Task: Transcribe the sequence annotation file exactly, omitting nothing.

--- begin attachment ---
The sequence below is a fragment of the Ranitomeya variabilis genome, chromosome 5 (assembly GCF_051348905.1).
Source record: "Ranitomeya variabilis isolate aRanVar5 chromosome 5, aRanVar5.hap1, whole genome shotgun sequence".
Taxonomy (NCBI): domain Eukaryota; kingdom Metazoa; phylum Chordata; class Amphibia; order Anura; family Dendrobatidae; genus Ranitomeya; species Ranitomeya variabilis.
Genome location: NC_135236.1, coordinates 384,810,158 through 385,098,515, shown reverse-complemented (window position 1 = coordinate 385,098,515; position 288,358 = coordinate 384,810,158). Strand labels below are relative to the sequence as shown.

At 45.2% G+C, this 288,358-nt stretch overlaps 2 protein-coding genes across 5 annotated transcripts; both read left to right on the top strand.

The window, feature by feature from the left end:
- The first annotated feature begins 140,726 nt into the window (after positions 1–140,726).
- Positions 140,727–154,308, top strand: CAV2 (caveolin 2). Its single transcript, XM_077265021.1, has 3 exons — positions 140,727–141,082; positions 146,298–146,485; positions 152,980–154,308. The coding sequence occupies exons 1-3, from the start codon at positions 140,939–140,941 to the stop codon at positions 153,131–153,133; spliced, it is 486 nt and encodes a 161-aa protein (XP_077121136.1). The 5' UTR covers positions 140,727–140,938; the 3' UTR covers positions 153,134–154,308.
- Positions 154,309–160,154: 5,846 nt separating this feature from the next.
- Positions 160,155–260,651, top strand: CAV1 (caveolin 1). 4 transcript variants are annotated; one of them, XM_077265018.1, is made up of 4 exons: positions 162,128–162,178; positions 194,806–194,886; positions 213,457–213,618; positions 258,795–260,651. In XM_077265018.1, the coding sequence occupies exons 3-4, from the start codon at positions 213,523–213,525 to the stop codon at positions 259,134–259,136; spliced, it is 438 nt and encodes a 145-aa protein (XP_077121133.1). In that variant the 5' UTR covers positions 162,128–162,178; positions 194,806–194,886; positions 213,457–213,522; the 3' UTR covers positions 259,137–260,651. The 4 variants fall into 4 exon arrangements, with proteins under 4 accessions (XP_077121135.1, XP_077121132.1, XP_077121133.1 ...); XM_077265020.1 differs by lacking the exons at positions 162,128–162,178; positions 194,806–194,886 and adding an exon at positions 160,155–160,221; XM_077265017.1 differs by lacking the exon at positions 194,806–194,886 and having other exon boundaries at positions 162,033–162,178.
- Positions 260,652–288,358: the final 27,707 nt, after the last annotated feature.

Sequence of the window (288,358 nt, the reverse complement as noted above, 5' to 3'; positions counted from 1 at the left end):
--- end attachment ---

The sequence below is a fragment of the Ranitomeya variabilis genome, chromosome 5 (assembly GCF_051348905.1).
Source record: "Ranitomeya variabilis isolate aRanVar5 chromosome 5, aRanVar5.hap1, whole genome shotgun sequence".
Taxonomy (NCBI): domain Eukaryota; kingdom Metazoa; phylum Chordata; class Amphibia; order Anura; family Dendrobatidae; genus Ranitomeya; species Ranitomeya variabilis.
Genome location: NC_135236.1, coordinates 384,810,158 through 385,098,515, shown reverse-complemented (window position 1 = coordinate 385,098,515; position 288,358 = coordinate 384,810,158). Strand labels below are relative to the sequence as shown.

At 45.2% G+C, this 288,358-nt stretch overlaps 2 protein-coding genes across 5 annotated transcripts; both read left to right on the top strand.

The window, feature by feature from the left end:
- The first annotated feature begins 140,726 nt into the window (after positions 1–140,726).
- Positions 140,727–154,308, top strand: CAV2 (caveolin 2). Its single transcript, XM_077265021.1, has 3 exons — positions 140,727–141,082; positions 146,298–146,485; positions 152,980–154,308. The coding sequence occupies exons 1-3, from the start codon at positions 140,939–140,941 to the stop codon at positions 153,131–153,133; spliced, it is 486 nt and encodes a 161-aa protein (XP_077121136.1). The 5' UTR covers positions 140,727–140,938; the 3' UTR covers positions 153,134–154,308.
- Positions 154,309–160,154: 5,846 nt separating this feature from the next.
- Positions 160,155–260,651, top strand: CAV1 (caveolin 1). 4 transcript variants are annotated; one of them, XM_077265018.1, is made up of 4 exons: positions 162,128–162,178; positions 194,806–194,886; positions 213,457–213,618; positions 258,795–260,651. In XM_077265018.1, the coding sequence occupies exons 3-4, from the start codon at positions 213,523–213,525 to the stop codon at positions 259,134–259,136; spliced, it is 438 nt and encodes a 145-aa protein (XP_077121133.1). In that variant the 5' UTR covers positions 162,128–162,178; positions 194,806–194,886; positions 213,457–213,522; the 3' UTR covers positions 259,137–260,651. The 4 variants fall into 4 exon arrangements, with proteins under 4 accessions (XP_077121135.1, XP_077121132.1, XP_077121133.1 ...); XM_077265020.1 differs by lacking the exons at positions 162,128–162,178; positions 194,806–194,886 and adding an exon at positions 160,155–160,221; XM_077265017.1 differs by lacking the exon at positions 194,806–194,886 and having other exon boundaries at positions 162,033–162,178.
- Positions 260,652–288,358: the final 27,707 nt, after the last annotated feature.

Sequence of the window (288,358 nt, the reverse complement as noted above, 5' to 3'; positions counted from 1 at the left end):